Anesthesia and surgery were performed a day after presentation. The area around both eyes was minimally clipped, and ophthalmic ointment (Puralube—Fougera) was applied to both eyes. The dog was placed in right lateral recumbency, and the skin around the eyes was aseptically prepared by gently scrubbing it with cotton balls containing dilute baby shampoo (1:2) and alternating three times with dilute povidone-iodine solution (1:50) rinses.
3. Incisions were made on the upper and lower right eyelids to remove the fibrous tissue and cilia, and the incision edges were apposed and sutured in a manner similar to that on the left side.
An incision was made with a No. 10 Bard-Parker scalpel blade in the left lower eyelid skin just ventral to the granulation tissue. The incision extended from the most medial aspect of the tissue to the lateral canthus. Ophthalmic tenotomy scissors were used to dissect under and remove the granulation tissue from the palpebral margins (Figures 3 & 4). The tissue remaining on the edge of the eyelid formed the dorsal part of the surgical wound. The removed tissue contained the aberrant cilia. The skin edge remaining below the wound was freshened and sutured to the dorsal part of the wound along the eyelid margin by using 5-0 nylon in a simple interrupted pattern. The suture ends that were directed toward the cornea were cut short to avoid corneal rubbing while the ends directed away from the cornea were left long to allow for ease of identification upon suture removal (Figure 5). The procedure was repeated for the upper eyelid of the left eye and for both eyelids of the right eye. In addition, in the left eye, the exposed subcutaneous tissue at the medial canthus was débrided and closed with 6-0 Vicryl (Ethicon) in a simple continuous pattern, and the skin was closed similarly to the other eyelid incisions.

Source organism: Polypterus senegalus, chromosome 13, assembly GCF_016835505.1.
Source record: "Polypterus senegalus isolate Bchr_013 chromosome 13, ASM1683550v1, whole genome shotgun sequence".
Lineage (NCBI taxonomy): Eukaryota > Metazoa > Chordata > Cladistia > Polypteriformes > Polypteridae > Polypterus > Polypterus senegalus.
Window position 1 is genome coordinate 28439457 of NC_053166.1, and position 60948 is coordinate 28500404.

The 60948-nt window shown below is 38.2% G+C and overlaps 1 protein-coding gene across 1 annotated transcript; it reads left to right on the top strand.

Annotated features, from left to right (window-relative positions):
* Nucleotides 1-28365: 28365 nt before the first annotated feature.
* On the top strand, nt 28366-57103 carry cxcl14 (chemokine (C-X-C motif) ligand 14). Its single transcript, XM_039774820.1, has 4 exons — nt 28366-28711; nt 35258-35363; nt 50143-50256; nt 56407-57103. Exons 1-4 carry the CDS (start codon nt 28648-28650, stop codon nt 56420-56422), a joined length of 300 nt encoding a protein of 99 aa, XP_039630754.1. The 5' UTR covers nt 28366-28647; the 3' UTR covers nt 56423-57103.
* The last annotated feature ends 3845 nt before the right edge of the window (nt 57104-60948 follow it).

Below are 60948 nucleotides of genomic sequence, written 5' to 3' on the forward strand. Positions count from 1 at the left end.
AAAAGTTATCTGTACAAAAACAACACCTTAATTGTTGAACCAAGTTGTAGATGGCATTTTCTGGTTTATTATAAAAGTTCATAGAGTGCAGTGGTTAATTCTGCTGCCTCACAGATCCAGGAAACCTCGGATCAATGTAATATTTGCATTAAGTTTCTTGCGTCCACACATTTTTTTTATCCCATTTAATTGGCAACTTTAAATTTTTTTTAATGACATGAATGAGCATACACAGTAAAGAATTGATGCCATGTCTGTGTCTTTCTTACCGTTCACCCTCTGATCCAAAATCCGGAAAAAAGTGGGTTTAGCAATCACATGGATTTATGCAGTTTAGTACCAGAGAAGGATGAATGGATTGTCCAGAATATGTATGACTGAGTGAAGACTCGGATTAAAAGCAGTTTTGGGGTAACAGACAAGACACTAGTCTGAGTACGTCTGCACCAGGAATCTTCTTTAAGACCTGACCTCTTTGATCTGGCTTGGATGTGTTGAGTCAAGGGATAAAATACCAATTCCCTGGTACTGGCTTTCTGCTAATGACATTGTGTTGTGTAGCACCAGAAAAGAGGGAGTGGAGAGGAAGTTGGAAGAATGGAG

4. The fibrous tissue and cilia have been removed from the upper left eyelid. The dehisced area near the medial canthus was sutured before the new incision was closed.
Postoperative care was aimed at minimizing pain and self-trauma. The dog was fit with an Elizabethan collar and received 2 mg/kg of carprofen (Rimadyl—Pfizer) and 0.05 mg/kg hydromorphone subcutaneously before recovery from anesthesia. Although it is not our standard procedure to administer prolonged analgesia for most eyelid surgeries, because of this dog's history of intense postoperative pain and the owner's wishes, a five-day course of oral carprofen (2.2 mg/kg) and oral tramadol (3.7 mg/kg every 12 hours) was dispensed.
5. Care was taken to keep the suture ends closest to the eyelids short, and those away from the eye were left long for easier removal.
The patient was discharged from the hospital the same day as the surgery (Figure 6). The client was instructed to cold pack the dog's eyes twice daily for five minutes to minimize swelling and to continue the previously prescribed cephalexin and triple antibiotic ophthalmic ointment (Trioptic P—Pfizer Animal Health). The owner was warned to expect some swelling and, possibly, a mild, permanent ectropion because of the large amount of tissue that had been removed during the two procedures, which had led to eyelid thinning.
6. At discharge from the hospital, the dog's eyelids were no longer rolling inward, and it appeared to be comfortable.
The dog was rechecked two weeks after surgery. The incisions were well-healed, and there was no swelling or discharge from the eyes or eyelids. Two small, superficial corneal ulcers were present and were thought to be caused by the sutures rubbing on the cornea. The sutures were removed, and no contact occurred between the periocular hairs and the cornea or conjunctiva. Because of the ulcers, the triple antibiotic ointment was administered for one more week.
At the recheck four weeks after surgery, the corneal ulcers had resolved, and the dog was comfortable. A slight rolling out of the lower eyelid margins was present, but the results were cosmetically acceptable to the owner.
Entropion correction is a surgical procedure commonly performed in general veterinary practice. Although it is not technically difficult, the results must be cosmetically acceptable and allow normal function. Thus, care must be taken to perform the appropriate procedure for each patient and to correctly execute it.
Entropion correction techniques